Farmers are feeling “hurt and demoralised” by the anti-meat agenda that has labelled them the problem and not part of the solution to mitigating climate change, according to NFU president Minette Batters.
The simplistic argument that meat is bad and plant-based alternatives are good has been “enormously detrimental” to farmers’ mental health, she warned.
Acknowledging that the farming industry will undergo huge change, Ms Batters said the NFU had a duty of care to show how livestock farmers are part of the solution to achieving net zero greenhouse gas (GHG) emissions by 2040.
“Bearing in mind how huge Brexit is and the impacts of that, you might think that is at the forefront of farmers minds. No, it is not – this [anti-meat message] is,” said Ms Batters.
“Farmers feel mentally and physically really under pressure. They want us to push back.”
Ms Batters was speaking at an NFU seminar on the science behind red meat production, its place in the diet and effect on the environment, held in London on Tuesday (11 February).
She said this polarised, binary approach to our diets was “bad for consumers and bad for food producers because whatever you are eating, you have a farmer or a grower producing it for you”.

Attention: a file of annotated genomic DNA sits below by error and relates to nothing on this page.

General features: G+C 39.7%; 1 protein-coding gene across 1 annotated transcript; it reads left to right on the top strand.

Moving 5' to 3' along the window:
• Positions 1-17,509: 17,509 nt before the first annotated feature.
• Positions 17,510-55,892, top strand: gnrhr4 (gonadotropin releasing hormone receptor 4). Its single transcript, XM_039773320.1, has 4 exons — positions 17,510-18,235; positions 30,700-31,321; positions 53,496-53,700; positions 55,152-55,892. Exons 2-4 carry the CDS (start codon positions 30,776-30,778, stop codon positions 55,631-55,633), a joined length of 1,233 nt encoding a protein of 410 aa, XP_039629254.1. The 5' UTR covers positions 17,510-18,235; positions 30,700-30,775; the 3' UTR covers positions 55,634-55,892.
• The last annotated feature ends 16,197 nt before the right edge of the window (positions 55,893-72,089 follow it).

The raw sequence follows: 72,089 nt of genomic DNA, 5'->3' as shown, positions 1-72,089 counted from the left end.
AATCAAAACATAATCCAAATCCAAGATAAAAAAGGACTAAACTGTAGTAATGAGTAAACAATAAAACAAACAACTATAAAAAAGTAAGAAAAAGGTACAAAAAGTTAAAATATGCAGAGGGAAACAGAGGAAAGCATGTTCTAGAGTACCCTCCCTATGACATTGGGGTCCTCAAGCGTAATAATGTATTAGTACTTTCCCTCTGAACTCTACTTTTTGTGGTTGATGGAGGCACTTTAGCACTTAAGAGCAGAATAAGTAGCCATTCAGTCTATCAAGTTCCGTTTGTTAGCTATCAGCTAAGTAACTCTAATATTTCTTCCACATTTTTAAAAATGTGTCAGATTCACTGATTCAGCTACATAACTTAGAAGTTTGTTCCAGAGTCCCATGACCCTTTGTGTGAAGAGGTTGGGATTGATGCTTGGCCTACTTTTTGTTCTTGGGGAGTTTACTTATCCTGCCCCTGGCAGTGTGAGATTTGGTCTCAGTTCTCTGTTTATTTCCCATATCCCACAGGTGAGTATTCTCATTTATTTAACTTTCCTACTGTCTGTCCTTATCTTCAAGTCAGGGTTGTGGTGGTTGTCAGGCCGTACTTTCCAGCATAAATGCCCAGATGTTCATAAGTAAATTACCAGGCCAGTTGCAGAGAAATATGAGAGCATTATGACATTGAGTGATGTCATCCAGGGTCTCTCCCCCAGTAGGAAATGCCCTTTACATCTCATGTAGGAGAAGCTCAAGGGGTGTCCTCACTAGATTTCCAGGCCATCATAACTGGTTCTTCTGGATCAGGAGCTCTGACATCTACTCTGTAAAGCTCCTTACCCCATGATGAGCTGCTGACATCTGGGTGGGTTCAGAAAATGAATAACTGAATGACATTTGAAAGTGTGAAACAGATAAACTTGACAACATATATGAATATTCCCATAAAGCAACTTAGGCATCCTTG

Ms Batters pointed to the “first-class” protein produced by UK livestock farmers, due to high welfare standards and the fact GHG emissions from UK beef are about half the global average.
“There are big calls around whether we need to go create yet more proteins. Do we not need to just eat better in all of our diets?” she asked.
Binary approach ‘unhelpful’
Joe Stanley, a beef and arable farmer from Leicestershire, agreed that the binary approach to the meat debate had been unhelpful and only heaped further pressure on struggling farmers.
He said: “The weather in the past two to three years has been absolutely brutal. It is massively affecting my livelihood. I know we as a society need to do something about it.
“Whatever your diet is, farmers are producing the raw ingredients for the fake meats – they are produced by us anyway.
“Just because something is plant-based it does not mean it is better for your health; it does not mean it is better for the environment. That is something that really easily falls through the cracks, unfortunately, in the very binary argument which has developed.”